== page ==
WASHINGTON - June 29 - The East Timor and Indonesia Action Network (ETAN) condemned last night's move by the House of Representatives lifting all restrictions on military assistance for Indonesia in the FY 2006 Foreign Operations Appropriations bill. The group urged Congress to continue restrictions as the best way to promote democracy, respect for human rights and democratic reform in Indonesia and justice for East Timor.
"We condemn the refusal of the House of Representatives to impose any restriction on the still unreformed, unaccountable, and intensely corrupt Indonesian military. This is a grave setback, which turns a blind eye to the ongoing violations and horrific record of the Indonesian military," said Karen Orenstein, Washington Coordinator for ETAN.
"For well over a decade, Congress led the effort to build a policy promoting human rights in East Timor and Indonesia. It would be a shameful disservice to the Indonesian military's countless victims should Congress renege on its important leadership," stated John M.Miller, spokesperson for ETAN.
"If the Bush administration and its allies in Congress were serious about promoting democratic reform and human rights inIndonesia, they would not be seeking to prop up the Indonesian military, the country's least democratic institution. The Chair of the House Foreign Operations Appropriations Subcommittee, Representative Jim Kolbe, has offered an all carrot and no stick approach toward Indonesia, surrendering the U.S. government's primary leverage to encourage reform,"commented Orenstein.
The House version of the FY 2006 Foreign Operations Appropriations bill removes the restriction of foreign military financing for Indonesia first put in place for FY 2000 following the Indonesian military's destruction of East Timor.
"Indonesia's armed forces have not met existing congressional conditions," said Orenstein. "It is critical that the Senate maintain restrictions on military assistance to Indonesia when considering their version of the bill. Strong restrictions must be included when the two versions of the bill are reconciled."
"Today's action, just six months after the tsunami devastated Aceh, represents a slap in the face for survivors who continue to be victimized by the Indonesian military. This military refuses toaccept a ceasefire and opposes any concessions toward a negotiated settlement," said Miller. "Further, under the new Indonesian president, humanitarian and human rights conditions have significantly deteriorated in West Papua and militarization of the entire archipelago has increased. Accountability for crimes against humanity in East Timor remains a distant goal."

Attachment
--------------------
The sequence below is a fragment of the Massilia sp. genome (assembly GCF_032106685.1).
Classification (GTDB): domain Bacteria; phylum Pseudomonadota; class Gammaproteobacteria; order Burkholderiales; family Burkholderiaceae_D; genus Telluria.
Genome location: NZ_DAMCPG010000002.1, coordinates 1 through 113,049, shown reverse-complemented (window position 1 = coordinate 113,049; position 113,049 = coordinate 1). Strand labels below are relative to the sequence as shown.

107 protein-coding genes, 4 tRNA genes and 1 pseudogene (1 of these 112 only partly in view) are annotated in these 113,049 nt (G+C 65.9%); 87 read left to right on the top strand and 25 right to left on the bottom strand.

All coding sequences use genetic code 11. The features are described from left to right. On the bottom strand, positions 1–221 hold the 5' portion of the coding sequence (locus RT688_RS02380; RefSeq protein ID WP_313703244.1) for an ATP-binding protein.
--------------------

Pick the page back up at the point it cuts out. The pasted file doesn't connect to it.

In the past week and a half, Chair of the Foreign Operations Appropriations Subcommittee Kolbe (R-AZ) blocked Ranking Member Nita Lowey (D-NY) from including in the FY 2006 bill any restrictions on military assistance for Indonesia. Rep. Kolbe would only accede to are porting requirement, introduced by Representative Patrick Kennedy (D-RI),on whether Indonesia has met past congressional conditions, although Kennedy supports legislated restrictions. Both Lowey and Kennedy have championed human rights in East Timor and Indonesia for years.
Congress first voted to restrict Indonesia from receiving International Military Education and Training (IMET), which brings foreign military officers to the U.S. for training, in response to the November 12, 1991 Santa Cruz massacre of more than 270 civilians in East Timor by Indonesian troops wielding U.S.-supplied M-16 rifles. All military ties with Indonesia were severed in September 1999 as the military and its militia proxies razed East Timor.
At that time, Congress banned foreign military financing, IMET and export of lethal defense articles for Indonesia until awide range of conditions were met, including presidential certification that the Indonesian government is prosecuting members of the armed forces accused of rights violations or aiding militia groups and punishing those guilty of such acts.
In light of the late May visit of Indonesian President Yudhoyono to Washington, the Bush administration announced it would permit government sales of "non-lethal" military equipment and excess defense articles.
In recent years, Congress had maintained only one condition restricting full IMET: cooperation by Indonesian authorities with an FBI investigation into the 2002 ambush murder of two U.S. citizens and an Indonesian in West Papua. In late February, Secretary of State Condoleezza Rice restored full IMET for Indonesia. But cooperation by Indonesia has been spotty at best. Just two days after IMET's release, the State Department's Country Reports on Human Rights Practices said, "Security force members murdered, tortured, raped, beat, and arbitrarily detained civilians and members of separatist movements, especially in Aceh and to a lesser extent in Papua.
"In May, 53 U.S. organizations urged President Bush not to offer military assistance to Indonesia. East Timorese and Indonesian NGOs have repeatedly called for maintaining restrictions on U.S. military assistance. Victims and survivors of the West Papua killings have called for IMET restriction to continue until their case is fully resolved. For additional background see "The Question of U.S.Military Assistance for Indonesia" (http://etan.org/news/2005/06quest.htmhttp://etan.org/news/2005/06quest.htm), (http://www.etan.org/issues/miltie.htm http://www.etan.org/issues/miltie.htm)
ETAN advocates for democracy, justice and human rights for East Timor and Indonesia. ETAN calls for an international tribunal to prosecute crimes against humanity committed in East Timor from 1975 to 1999 and for continued restrictions on U.S. military assistance to Indonesia until there is genuine reform of its security forces.